Alternatively, in your DAW, you can also compare the EQ curves of different mics recording vocal or instrument takes, with performances as close as possible with both the mics.

Impulse Response Test

Each mic has different and unique feedback or reaction to impulses and transient of any sounds. A proper impulse response test may involve a lot of high-grade tech and equipment, but here’s what you could do. You can mic a snare drum or any percussive sound and listen for yourself. A damaged mic will react slowly to the transient, affecting the sonic quality.

Alternatively, you can compare the waveforms of the recordings of your mic with a properly functioning mic. The waveform of the broken mic will show a late or uneven response to impulse sounds. In this also, it’s best to record a drum, percussion, or percussive vocals like rap vocals.

Other tips

A lot of times the mic may not be damaged, and the buzz or any inconsistencies you hear could be because of the cable. So it’s good to try changing the XLR cables or the interface or mixer cables you use. The noise problem could also be due to the noisy computer fan.

Also, if you suspect something is wrong with your mic, check other hardware and software like the interface, mixer, your computer’s internal audio drivers, fan, and even your DAW settings.

You can also check if the right microphone is selected in the recording system or computer and if the right gain and level for the mic are set. Lastly, make sure while you’re performing, you are holding the mic close to the sound source, as a dynamic mic is not good at catching off-axis sounds.

What can damage a microphone?

Factors like repeated or frequent mechanical stress, humidity, corrosion, overheating, dust, smoke, and intense electric flow can cause a dynamic mic to damage or break. That said, dynamic mics are usually designed to be not sensitive to these parameters and are created to be rugged, robust, and long-lasting.

There’s a common misconception that phantom power destroys it; however, phantom power can only damage the device if it’s turned on before plugging the mic. In that case of carelessness, you may cause permanent damage. However, it’s not surprising that some dynamic transducers even survive that.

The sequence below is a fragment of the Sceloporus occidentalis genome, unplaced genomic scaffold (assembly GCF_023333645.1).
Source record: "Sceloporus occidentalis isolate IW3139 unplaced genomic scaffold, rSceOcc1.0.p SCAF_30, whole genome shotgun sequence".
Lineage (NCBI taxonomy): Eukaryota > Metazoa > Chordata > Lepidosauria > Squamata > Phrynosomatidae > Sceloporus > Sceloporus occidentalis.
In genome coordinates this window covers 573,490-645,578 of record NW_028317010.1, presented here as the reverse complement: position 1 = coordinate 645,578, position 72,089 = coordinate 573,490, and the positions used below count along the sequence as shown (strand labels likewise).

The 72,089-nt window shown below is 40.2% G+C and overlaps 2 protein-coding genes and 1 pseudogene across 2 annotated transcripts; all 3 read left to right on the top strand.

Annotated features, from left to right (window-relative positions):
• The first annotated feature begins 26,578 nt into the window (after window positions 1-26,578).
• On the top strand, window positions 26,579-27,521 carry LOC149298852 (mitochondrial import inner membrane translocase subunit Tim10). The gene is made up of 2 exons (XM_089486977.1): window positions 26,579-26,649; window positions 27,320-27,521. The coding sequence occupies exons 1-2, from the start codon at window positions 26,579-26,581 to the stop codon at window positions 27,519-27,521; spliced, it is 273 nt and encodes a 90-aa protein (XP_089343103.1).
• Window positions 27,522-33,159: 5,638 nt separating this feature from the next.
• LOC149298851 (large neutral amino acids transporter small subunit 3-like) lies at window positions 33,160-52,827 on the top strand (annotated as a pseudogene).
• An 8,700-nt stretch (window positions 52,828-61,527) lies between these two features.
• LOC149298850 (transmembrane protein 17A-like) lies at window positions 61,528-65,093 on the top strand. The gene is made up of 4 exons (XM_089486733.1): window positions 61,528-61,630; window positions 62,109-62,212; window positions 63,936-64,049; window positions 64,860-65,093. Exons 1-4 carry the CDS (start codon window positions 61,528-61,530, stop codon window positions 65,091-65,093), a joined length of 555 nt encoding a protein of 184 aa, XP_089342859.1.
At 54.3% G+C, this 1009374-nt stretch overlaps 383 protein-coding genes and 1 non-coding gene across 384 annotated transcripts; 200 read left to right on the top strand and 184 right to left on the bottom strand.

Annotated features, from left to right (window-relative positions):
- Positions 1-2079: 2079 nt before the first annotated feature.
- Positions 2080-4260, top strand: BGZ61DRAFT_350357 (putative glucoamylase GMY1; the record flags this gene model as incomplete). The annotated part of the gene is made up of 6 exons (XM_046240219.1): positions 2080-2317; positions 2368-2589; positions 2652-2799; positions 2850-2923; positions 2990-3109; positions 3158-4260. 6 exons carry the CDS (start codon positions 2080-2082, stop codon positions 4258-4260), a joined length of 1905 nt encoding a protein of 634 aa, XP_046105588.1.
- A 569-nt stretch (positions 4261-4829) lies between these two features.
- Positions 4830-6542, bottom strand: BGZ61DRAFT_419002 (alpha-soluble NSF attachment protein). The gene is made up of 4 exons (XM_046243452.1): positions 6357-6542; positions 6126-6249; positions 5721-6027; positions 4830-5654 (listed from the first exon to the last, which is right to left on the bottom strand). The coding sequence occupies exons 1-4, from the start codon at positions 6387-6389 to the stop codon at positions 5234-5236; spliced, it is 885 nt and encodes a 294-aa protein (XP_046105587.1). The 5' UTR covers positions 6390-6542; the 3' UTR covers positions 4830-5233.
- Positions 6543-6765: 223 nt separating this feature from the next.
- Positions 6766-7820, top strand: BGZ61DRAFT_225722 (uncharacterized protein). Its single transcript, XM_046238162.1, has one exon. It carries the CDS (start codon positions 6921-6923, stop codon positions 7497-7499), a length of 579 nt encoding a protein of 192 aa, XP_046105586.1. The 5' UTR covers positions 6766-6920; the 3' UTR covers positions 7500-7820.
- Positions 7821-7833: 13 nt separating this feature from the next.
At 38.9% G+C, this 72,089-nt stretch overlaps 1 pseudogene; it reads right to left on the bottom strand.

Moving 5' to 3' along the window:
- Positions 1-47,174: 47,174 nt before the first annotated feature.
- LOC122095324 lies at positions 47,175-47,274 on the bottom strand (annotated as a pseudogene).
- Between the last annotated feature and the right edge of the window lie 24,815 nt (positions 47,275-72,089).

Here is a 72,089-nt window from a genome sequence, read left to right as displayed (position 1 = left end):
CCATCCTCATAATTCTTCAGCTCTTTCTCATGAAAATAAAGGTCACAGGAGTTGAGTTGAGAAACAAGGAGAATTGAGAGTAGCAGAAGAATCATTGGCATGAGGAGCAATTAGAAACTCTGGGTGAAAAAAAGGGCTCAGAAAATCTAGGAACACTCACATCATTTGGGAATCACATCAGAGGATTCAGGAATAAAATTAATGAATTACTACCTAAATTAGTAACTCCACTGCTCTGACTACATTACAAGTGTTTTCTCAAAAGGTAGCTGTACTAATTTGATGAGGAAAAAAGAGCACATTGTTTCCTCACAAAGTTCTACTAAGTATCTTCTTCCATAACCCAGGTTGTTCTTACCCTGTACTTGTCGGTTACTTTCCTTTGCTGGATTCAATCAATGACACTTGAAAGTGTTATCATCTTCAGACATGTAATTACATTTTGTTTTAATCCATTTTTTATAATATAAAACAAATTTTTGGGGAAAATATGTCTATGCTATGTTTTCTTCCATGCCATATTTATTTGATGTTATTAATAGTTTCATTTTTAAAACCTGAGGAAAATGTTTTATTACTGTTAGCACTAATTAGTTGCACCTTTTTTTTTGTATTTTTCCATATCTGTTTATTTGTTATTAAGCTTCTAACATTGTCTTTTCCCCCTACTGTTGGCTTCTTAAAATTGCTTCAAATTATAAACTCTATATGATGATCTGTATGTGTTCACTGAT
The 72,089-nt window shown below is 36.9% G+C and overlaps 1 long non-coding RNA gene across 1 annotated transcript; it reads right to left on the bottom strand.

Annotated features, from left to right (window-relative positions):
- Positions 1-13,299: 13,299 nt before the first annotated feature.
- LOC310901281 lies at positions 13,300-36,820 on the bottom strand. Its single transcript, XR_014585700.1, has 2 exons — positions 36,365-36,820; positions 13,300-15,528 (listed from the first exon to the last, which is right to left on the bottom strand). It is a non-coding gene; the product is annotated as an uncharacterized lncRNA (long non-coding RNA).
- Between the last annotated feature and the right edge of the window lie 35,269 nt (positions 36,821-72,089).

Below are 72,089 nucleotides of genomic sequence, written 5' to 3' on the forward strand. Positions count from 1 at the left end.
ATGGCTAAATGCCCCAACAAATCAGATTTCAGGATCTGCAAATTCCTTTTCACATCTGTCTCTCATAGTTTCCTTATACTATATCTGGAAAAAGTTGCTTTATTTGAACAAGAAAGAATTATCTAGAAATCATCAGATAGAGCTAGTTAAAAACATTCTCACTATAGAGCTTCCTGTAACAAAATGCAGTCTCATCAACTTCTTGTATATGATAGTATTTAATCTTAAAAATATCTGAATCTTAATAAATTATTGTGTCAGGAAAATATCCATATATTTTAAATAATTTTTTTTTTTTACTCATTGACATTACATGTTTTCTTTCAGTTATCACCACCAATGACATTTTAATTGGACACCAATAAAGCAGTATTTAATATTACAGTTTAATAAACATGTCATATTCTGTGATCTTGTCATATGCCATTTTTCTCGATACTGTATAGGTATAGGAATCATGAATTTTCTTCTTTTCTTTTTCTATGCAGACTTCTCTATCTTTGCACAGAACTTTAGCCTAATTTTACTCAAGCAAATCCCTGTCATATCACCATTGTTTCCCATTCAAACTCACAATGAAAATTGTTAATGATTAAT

Eventually, after years of overuse also, a mic can get harmed. The overuse can cause some internal components or wiring to function differently and hence be a cause of destruction. Lastly, too much gain or feedback can also cause impairment during a performance or show.

Conclusion

We have seen various ways to tell if there’s something wrong with your moving coil recording device, and there are plenty of reasons why it could shatter. Hence, it’s important not to mishandle your audio equipment. One tip is to ensure you do gain staging before recording yourself or your instrumentalist.

In addition, it’s important to bring the gain down and turn off the input of your interface or mixer before and after plugging the mic cable(s) into it. It’s also important to have your room earthed, so the cables don’t catch any electric shocks or impulses that may lead to a device injury. Having good quality cables always is a great idea.

Lastly, if you’re not very well versed with the tech, there’s always an option to consult a professional or a technician who could help you with this. Dynamic mics are electronic devices that work on complex circuits and transistors, which may require special equipment to examine and fix. Hope this article was of help.